Holy mackerel! An interesting dress (above)! It's inappropriate because it's too tight, but that doesn't prevent her from projecting a strong personality. She thinks she looks good in it, and her confidence wins us over; besides, she's probably doing it to impress a guy, and whenever a girl dresses to impress a guy can't help but be flattered.
I always find myself rooting for girls like this, hoping they'll get the get the guy they're after. I always want to know their story. Everybody should possess some clothes that that subtly suggest a backstory.
Whew! Another strong contrast! The woman on the left (above) is vain, overly fashion-conscious, probably flaky, maybe abuses pills...but, she makes an effort to please, and that makes up for some sins.
The woman on the right (above) is earthy and self-confidant, probably more intelligent than people give her credit for. She's independent, proud that she thinks for herself, maybe not open as open to new ideas as she should be. I always think this is a wrong life strategy.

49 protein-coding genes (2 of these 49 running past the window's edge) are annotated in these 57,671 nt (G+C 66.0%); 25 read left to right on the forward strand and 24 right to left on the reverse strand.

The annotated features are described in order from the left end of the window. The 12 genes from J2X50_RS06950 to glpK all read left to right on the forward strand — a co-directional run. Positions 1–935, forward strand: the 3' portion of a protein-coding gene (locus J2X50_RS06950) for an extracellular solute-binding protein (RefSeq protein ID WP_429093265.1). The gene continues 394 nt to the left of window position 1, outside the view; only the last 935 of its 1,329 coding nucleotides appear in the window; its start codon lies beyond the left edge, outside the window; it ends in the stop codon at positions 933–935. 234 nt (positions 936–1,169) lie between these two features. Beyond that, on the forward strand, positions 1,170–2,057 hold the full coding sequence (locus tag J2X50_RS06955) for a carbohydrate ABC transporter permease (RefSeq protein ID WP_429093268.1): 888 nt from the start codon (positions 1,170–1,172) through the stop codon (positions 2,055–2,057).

You should never be self-contained. There should always be a part of you that needs other people, and can be hurt by them. I think people should always be somewhat incomplete without other people, regardless of the consequences. But what do I know?
BTW: The pictures are all by Maira Kalman. Sorry, I can't remember the name of her book.
Friday, May 13, 2011
You'd think that a having a jacket like Lane's would break the clean line of the silhouette, and maybe it does, but it doesn't matter. The shoulders and lower back on the jacket form an arrow pointing down to the butt. The flare on the jacket bottom acts like a rising theater curtain, creating a reveal for what's below.
Wood rightly perceived that seamed stockings trump unseamed ones, at least in cartoon drawings. That fine little line catches your eye, and makes you want to follow it upward.
Seams (above) are no longer a manufacturing necessity, they're there for looks.
While I'm on the subject of backshots, I can't resist mentioning that I like the dynamism in photos that show a woman walking briskly away from the camera.